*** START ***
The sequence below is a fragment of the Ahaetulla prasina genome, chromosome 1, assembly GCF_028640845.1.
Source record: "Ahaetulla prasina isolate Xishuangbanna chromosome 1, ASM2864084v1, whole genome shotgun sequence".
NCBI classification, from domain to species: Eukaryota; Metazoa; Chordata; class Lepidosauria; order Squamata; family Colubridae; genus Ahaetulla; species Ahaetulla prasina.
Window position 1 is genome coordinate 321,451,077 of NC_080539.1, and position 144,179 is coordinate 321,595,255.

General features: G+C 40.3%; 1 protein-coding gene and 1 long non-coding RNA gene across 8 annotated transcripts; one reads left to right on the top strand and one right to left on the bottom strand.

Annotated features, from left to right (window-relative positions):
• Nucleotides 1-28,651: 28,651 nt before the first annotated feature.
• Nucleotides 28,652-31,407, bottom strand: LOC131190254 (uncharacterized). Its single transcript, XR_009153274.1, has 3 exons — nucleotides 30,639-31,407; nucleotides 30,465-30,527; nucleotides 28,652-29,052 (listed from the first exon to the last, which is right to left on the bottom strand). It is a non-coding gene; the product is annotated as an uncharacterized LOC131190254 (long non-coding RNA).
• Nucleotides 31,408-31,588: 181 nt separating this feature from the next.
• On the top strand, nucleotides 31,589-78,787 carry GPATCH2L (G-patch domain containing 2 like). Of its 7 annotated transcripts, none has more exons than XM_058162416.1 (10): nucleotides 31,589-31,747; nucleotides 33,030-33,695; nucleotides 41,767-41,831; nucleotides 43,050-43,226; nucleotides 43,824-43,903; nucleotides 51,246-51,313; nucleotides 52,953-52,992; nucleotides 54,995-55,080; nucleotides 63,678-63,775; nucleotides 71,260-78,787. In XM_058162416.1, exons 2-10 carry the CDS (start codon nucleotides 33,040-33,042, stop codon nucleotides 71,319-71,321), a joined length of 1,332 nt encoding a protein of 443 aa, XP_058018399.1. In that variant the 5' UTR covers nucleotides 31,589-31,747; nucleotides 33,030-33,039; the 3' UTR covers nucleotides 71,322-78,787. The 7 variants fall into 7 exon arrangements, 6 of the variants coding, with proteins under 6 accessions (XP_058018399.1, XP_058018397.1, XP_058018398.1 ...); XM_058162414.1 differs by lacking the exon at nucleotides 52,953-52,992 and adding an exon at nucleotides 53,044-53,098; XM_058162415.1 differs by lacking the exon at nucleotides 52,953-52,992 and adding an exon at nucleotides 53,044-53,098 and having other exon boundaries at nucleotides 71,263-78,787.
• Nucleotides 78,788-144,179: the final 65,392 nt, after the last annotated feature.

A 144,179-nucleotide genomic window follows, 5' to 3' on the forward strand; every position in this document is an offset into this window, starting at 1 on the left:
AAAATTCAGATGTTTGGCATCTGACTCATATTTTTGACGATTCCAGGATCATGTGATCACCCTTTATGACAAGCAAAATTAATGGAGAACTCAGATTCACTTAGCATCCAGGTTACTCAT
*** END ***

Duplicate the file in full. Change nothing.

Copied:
The sequence below is a fragment of the Ahaetulla prasina genome, chromosome 1, assembly GCF_028640845.1.
Source record: "Ahaetulla prasina isolate Xishuangbanna chromosome 1, ASM2864084v1, whole genome shotgun sequence".
NCBI classification, from domain to species: Eukaryota; Metazoa; Chordata; class Lepidosauria; order Squamata; family Colubridae; genus Ahaetulla; species Ahaetulla prasina.
Window position 1 is genome coordinate 321,451,077 of NC_080539.1, and position 144,179 is coordinate 321,595,255.

General features: G+C 40.3%; 1 protein-coding gene and 1 long non-coding RNA gene across 8 annotated transcripts; one reads left to right on the top strand and one right to left on the bottom strand.

Annotated features, from left to right (window-relative positions):
• Nucleotides 1-28,651: 28,651 nt before the first annotated feature.
• Nucleotides 28,652-31,407, bottom strand: LOC131190254 (uncharacterized). Its single transcript, XR_009153274.1, has 3 exons — nucleotides 30,639-31,407; nucleotides 30,465-30,527; nucleotides 28,652-29,052 (listed from the first exon to the last, which is right to left on the bottom strand). It is a non-coding gene; the product is annotated as an uncharacterized LOC131190254 (long non-coding RNA).
• Nucleotides 31,408-31,588: 181 nt separating this feature from the next.
• On the top strand, nucleotides 31,589-78,787 carry GPATCH2L (G-patch domain containing 2 like). Of its 7 annotated transcripts, none has more exons than XM_058162416.1 (10): nucleotides 31,589-31,747; nucleotides 33,030-33,695; nucleotides 41,767-41,831; nucleotides 43,050-43,226; nucleotides 43,824-43,903; nucleotides 51,246-51,313; nucleotides 52,953-52,992; nucleotides 54,995-55,080; nucleotides 63,678-63,775; nucleotides 71,260-78,787. In XM_058162416.1, exons 2-10 carry the CDS (start codon nucleotides 33,040-33,042, stop codon nucleotides 71,319-71,321), a joined length of 1,332 nt encoding a protein of 443 aa, XP_058018399.1. In that variant the 5' UTR covers nucleotides 31,589-31,747; nucleotides 33,030-33,039; the 3' UTR covers nucleotides 71,322-78,787. The 7 variants fall into 7 exon arrangements, 6 of the variants coding, with proteins under 6 accessions (XP_058018399.1, XP_058018397.1, XP_058018398.1 ...); XM_058162414.1 differs by lacking the exon at nucleotides 52,953-52,992 and adding an exon at nucleotides 53,044-53,098; XM_058162415.1 differs by lacking the exon at nucleotides 52,953-52,992 and adding an exon at nucleotides 53,044-53,098 and having other exon boundaries at nucleotides 71,263-78,787.
• Nucleotides 78,788-144,179: the final 65,392 nt, after the last annotated feature.

A 144,179-nucleotide genomic window follows, 5' to 3' on the forward strand; every position in this document is an offset into this window, starting at 1 on the left:
AAAATTCAGATGTTTGGCATCTGACTCATATTTTTGACGATTCCAGGATCATGTGATCACCCTTTATGACAAGCAAAATTAATGGAGAACTCAGATTCACTTAGCATCCAGGTTACTCAT